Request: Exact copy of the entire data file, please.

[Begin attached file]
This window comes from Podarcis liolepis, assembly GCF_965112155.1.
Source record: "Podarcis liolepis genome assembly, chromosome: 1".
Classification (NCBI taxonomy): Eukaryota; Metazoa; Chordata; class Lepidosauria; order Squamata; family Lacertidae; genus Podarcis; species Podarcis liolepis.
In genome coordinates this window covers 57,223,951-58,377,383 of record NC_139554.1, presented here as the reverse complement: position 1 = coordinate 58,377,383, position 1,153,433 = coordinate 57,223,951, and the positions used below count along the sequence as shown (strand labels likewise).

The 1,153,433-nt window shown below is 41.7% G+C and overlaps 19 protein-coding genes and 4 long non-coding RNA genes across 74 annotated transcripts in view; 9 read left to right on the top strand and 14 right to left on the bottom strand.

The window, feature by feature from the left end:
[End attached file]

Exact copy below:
This window comes from Podarcis liolepis, assembly GCF_965112155.1.
Source record: "Podarcis liolepis genome assembly, chromosome: 1".
Classification (NCBI taxonomy): Eukaryota; Metazoa; Chordata; class Lepidosauria; order Squamata; family Lacertidae; genus Podarcis; species Podarcis liolepis.
In genome coordinates this window covers 57,223,951-58,377,383 of record NC_139554.1, presented here as the reverse complement: position 1 = coordinate 58,377,383, position 1,153,433 = coordinate 57,223,951, and the positions used below count along the sequence as shown (strand labels likewise).

The 1,153,433-nt window shown below is 41.7% G+C and overlaps 19 protein-coding genes and 4 long non-coding RNA genes across 74 annotated transcripts in view; 9 read left to right on the top strand and 14 right to left on the bottom strand.

The window, feature by feature from the left end: